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Crushing resistant TB amid struggles

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By Chancy Namadzunda, Contributor:

SURVIVOR OF MDR-TB— Ngwira

People from all walks of life flock to an uptown nightclub at Rumphi Boma. It is an hour before midnight.

After long hours of labouring in their respective trades, some are here to celebrate the fortunes of their toil; others to simply drown their sorrows.

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There even are those seeking the services of temporary companions attracted to the place by a growing collection of pubs, rest houses and merchants.

Acts of youthful imbibers in every corner of this uptown nightclub, dancing to loud South African disco music, are symptomatic of what happens in the Rainbow Nation in moments like this.

Though South African disco music has, over the years, made inroads into Malawi, it is rare to find a nightclub playing such music all night long.

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“It is because many youths from this district trek to South Africa for greener pastures. When they come back, they bring with them some bits of that country’s music,” a man, who identifies himself as Joseph, says.

His sentiments are buoyed by the outlook of these young men who are clad in Tsotsi attire from head to toe and are producing Zulu-laced Tumbuka language.

The scenario plays out in other areas including Mzuzu City and Mzimba District.

But beneath the purported glamour and happiness of some of those who return from their search for greener pastures in South Africa are tears and sorrows which project onto their relations.

They bring with them various diseases including multi-drug resistant (MDR) tuberculosis (TB) which they mostly contract in the Rainbow Nation’s dusty mines.

Thirty-seven-year-old Mose Jere from Mzimba District is one of those struggling with the communicable disease caused by bacteria spread from person to person through microscopic droplets released into the air.

He left for South Africa in 2012 where he ended up working in a mine.

“In the first years, all was well until I started falling sick regularly. I was later diagnosed with MDR-TB. We tried all we could to find medical assistance in South Africa but it did not work,” Jere, whose sisters and brothers are also working in the Rainbow Nation, said.

Health services are way far much better in South Africa than Malawi. But Jere still returned home because he could not get them anyway.

“I wholeheartedly welcomed the decision to return home because I knew that I would die in the hands of my relations and on my home soil,” he said.

On arrival in 2016, he was immediately put on an 18-month treatment arrangement.

At the time of our encounter he was two months away from completing the prescription but he was already on his feet tilling the land and building a house in his home village Majamala, Traditional Authority Mzukuzuku.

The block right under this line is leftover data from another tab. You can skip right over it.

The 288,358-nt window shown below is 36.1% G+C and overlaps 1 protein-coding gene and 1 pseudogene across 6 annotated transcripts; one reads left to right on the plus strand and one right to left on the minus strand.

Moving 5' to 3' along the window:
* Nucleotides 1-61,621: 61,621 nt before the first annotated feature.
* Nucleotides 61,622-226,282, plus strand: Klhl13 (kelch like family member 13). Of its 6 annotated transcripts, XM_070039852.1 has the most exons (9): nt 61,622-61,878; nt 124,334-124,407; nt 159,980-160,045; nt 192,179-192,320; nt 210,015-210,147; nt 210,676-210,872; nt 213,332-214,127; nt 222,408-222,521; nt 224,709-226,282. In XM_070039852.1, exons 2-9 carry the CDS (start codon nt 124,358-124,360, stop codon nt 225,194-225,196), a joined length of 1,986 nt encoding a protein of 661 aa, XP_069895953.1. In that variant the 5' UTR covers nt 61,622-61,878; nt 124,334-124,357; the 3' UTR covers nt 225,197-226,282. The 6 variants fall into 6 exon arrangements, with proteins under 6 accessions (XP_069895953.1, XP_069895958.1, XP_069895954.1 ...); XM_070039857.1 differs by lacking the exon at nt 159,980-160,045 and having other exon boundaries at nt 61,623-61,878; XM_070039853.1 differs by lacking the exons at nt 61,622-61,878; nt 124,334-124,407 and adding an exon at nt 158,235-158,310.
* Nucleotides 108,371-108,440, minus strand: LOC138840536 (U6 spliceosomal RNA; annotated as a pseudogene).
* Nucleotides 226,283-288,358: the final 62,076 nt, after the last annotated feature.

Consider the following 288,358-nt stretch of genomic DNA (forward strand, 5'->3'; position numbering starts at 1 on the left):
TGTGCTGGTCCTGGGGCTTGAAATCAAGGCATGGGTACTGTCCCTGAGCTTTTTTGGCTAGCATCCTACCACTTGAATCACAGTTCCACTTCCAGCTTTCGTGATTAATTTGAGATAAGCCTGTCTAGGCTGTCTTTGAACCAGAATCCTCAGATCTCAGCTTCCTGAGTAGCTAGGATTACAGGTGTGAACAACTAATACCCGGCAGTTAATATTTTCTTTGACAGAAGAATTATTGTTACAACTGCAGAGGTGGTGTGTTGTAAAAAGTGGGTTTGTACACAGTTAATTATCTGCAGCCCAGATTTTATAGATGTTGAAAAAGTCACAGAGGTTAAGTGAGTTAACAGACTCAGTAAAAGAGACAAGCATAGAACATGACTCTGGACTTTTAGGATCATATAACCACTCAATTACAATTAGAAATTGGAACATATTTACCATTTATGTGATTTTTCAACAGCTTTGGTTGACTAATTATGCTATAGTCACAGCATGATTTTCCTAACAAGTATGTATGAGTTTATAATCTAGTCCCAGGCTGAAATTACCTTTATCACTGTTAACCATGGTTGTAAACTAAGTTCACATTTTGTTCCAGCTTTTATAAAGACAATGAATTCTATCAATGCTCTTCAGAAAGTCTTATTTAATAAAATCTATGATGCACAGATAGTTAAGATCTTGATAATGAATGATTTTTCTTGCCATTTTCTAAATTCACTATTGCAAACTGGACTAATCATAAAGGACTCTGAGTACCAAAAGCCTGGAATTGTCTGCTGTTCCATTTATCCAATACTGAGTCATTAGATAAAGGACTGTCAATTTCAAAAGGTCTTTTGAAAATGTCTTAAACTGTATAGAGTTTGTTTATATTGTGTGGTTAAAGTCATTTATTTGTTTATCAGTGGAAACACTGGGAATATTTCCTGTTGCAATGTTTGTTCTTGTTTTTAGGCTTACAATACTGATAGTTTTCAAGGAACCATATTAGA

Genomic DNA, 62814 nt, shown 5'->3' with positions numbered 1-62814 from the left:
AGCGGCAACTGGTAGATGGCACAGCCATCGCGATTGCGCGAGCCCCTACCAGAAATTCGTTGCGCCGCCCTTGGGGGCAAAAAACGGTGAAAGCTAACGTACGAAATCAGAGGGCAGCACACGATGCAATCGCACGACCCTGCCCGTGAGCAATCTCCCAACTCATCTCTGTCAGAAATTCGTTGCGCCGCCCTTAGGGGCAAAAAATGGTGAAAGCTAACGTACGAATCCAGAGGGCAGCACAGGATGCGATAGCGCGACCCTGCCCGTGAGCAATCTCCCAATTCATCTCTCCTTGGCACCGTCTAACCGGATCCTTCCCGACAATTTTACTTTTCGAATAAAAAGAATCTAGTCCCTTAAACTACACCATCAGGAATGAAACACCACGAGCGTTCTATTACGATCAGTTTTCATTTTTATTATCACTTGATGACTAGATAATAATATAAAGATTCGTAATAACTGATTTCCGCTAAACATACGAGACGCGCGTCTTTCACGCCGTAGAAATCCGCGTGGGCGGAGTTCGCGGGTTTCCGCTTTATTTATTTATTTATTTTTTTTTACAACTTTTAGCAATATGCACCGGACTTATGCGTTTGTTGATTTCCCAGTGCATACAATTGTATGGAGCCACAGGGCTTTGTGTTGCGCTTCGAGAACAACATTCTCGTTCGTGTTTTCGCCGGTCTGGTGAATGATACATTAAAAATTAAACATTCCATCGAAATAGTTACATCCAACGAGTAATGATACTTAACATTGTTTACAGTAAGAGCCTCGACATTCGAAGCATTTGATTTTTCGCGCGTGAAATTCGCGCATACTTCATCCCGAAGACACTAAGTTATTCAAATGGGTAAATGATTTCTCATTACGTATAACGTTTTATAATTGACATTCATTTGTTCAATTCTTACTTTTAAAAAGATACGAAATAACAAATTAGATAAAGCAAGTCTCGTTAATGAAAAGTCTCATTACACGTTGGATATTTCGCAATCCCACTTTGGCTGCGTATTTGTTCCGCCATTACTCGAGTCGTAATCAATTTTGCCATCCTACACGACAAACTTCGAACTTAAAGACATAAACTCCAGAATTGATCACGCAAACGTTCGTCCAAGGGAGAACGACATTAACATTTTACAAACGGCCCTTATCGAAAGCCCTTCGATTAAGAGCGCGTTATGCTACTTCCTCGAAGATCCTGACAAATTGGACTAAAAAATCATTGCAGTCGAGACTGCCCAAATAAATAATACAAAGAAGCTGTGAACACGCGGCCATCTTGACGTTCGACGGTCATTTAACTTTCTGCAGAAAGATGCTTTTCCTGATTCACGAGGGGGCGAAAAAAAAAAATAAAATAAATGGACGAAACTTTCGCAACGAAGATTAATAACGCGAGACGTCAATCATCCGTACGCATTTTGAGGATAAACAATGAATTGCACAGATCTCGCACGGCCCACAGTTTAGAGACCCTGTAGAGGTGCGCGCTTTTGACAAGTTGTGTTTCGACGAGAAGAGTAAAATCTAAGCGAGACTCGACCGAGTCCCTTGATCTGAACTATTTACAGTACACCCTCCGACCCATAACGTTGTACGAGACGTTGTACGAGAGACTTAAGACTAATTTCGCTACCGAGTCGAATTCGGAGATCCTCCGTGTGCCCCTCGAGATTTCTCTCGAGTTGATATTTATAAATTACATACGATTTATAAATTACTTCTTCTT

South Africa aside, Mzimba also has both formal and informal mines which continue to expose workers to physical and health hazards.

At a quarry mine in Yalede Village in the area of Inkosi M’mbelwa, workers go about their activities with little or no protective gear. They seldom afford them because sales are on the lower side.

“A mouth mask costs about K600, which is too much for earnings from this kind of business,” Henry Zgambo, a miner, says.

The situation is, however, different at Zunguzibwa Quarry Mine in Mpho Jere Village in Mzimba District where a construction company, Plem, provides protective gear to all its 80 employees thanks to site supervisor, Joseph Mzumara, who is an MDR-TB survivor.

“Workers also go for medical check-ups every six months,” Mzumara said, adding that the site has not registered any TB case for years.

Mzimba South TB District Officer, Osman Julius Banda, said the number of MDR patients is declining, from 255 in 2016 to 73 in 2018.

“We are working hand in hand with Community Sputum Collection Committees and Health Surveillance Assistants who assist us with not only identifying such patients but also during treatment,” Banda said.

Some TB cases are as a result of smoking. But they, too, once treated early, vanish.

Loveness Ngwira of Karonga District was on and off treatment. After deciding to consistently take it, she is on the road to recovery.

However, one major challenge to the fight against MDR-TB is shortage of specialists and inadequate community sensitisation initiatives about the disease.

“We only have about 30 percent of TB specialists in Mzimba District which has 31 health facilities and we also have a few sputum collecting points,” Banda said.

Cultural beliefs also play into efforts to deal with MDR-TB as some people spend time seeking help from witchdoctors before going to formal health facilities.

Such cases slow down the eradication of MDR-TB whose prevalence rate in Malawi is at 0.4 percent among new cases and 4.8 percent among previously treated populations.

In 2016, the World Health Organisation reported that about 10.4 million people were diagnosed with TB and 1.7 million died from the disease.

Over 95 percent of TB deaths occur in low and middle-income countries like Malawi.

The heaviest burden is carried by communities which already face socio-economic challenges including people living with HIV, migrants, refugees, prisoners, ethnic minorities, miners, marginalised women, children and older people.

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